BANGALORE/LONDON (Reuters) - Payment services provider Fidelity National Information Services Inc (FIS.N) confirmed that it had approached Misys MSY.L with a deal, which analysts said could value the U.K.-based financial software company at $2.4 billion.
A deal with Misys -- a provider of software to banks, fund managers and traders -- could further beef up FIS’ growing international operations and help it break out of its maturing U.S-focused market.
FIS, which has been on the lookout for deals abroad, reported $917 million in processing revenue from its international operations last year, accounting for nearly 17 percent of its total revenue.
“Misys is very strong in eastern Europe, Africa, the Middle East and parts of Asia,” Matrix analyst Rajeev Bahl said. “Misys has a very strong installed base on the core banking side, and the deal gives FIS a route to market some of their products to those customers.”
FIS, with a market value of about $9.5 billion, bought privately held Belgium-based Capco for $292 million in cash last year, adding a financial services consulting business to its offerings. [ID:nSGE69I0GO]
Misys on Tuesday disclosed that it had received a bid approach, without revealing the identity of the suitor.
“The transaction could be nicely accretive to cash earnings,” Robert W. Baird analyst David Koning said.
Analysts have said a deal could be struck at more than 450 pence a share, valuing the group at about 1.5 billion pounds ($2.4 billion). Misys shares have risen 8 percent this week, valuing the company at 1.4 billion pounds.
A deal with that price tag would mark the second major acquisition by FIS in the past couple of years.
In October 2009, Fidelity National bought peer Metavante Technologies for $2.94 billion.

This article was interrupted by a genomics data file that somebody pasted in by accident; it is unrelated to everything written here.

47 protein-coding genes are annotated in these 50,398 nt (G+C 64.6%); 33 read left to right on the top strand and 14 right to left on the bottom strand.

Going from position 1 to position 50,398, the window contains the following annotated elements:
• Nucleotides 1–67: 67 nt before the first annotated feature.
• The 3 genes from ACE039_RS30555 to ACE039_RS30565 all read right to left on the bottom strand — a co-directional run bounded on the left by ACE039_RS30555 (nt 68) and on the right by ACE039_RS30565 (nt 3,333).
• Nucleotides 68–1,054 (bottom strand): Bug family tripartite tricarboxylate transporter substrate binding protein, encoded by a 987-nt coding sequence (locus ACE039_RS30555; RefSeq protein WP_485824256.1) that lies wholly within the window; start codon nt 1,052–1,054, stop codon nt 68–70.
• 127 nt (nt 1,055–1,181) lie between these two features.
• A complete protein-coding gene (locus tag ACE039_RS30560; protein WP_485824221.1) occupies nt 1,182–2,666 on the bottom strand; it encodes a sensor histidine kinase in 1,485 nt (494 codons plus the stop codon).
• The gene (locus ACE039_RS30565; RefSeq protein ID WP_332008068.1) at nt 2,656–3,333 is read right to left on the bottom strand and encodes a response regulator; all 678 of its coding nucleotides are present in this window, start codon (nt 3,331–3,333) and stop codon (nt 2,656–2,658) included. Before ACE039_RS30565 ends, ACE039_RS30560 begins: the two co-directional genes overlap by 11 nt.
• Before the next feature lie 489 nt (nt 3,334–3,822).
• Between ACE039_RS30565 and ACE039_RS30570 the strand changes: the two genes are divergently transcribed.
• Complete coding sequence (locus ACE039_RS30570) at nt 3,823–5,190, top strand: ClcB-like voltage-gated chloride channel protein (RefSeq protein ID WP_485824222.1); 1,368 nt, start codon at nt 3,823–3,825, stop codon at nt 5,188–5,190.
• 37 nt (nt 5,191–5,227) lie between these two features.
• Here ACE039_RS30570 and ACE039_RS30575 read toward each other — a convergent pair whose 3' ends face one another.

Charles Stanley analyst Tom Gidley-Kitchin said it was “reasonable” to accept a price of 450 pence as a lower level, taking into account synergies and “rarity value.”
“There are very few companies in Misys’s niche that could offer the same sort of access and there would be significant revenue synergies,” he said. “You’d be looking to value Misys on an acquisition basis, not in terms of its current value.”
“We wouldn’t be advising anyone to sell below 450 pence,” he said. “It could well be higher than that.”
Bahl said a price of 450 pence a share -- 26 times current year earnings and 21 times next year earnings -- was a premium to recent banking software deals.
FIS would need to take on a significant amount of debt to finance this deal, analysts say.
As of March 31, FIS, which serves more than 14,000 institutions in over 100 countries, had $384 million of cash and nearly $4.5 billion in long-term debt.
FIS itself was a part of a reported failed takeover attempt last year by a consortium led by private equity firm Blackstone Group LP (BX.N). Following which, the company authorized a leveraged recapitalization plan and repurchased about $2.5 billion of its common stock.
Analysts feel Misys’ other competitors could also be interested in bidding for the company, but ruled out Temenos, a Swiss rival in retail banking software, saying the deal could be too big for the company.
“Fiserv is a possibility,” Bahl said. “And SunGuard for similar reason as FIS - access to international markets.”
“Those are the ones I would put on a white list.”
Reporting by Adveith Nair in London and Brenton Cordeiro in Bangalore, additional reporting by Anirban Sen in Bangalore; Editing by Matt Scuffham, David Cowell, Saumyadeb Chakrabarty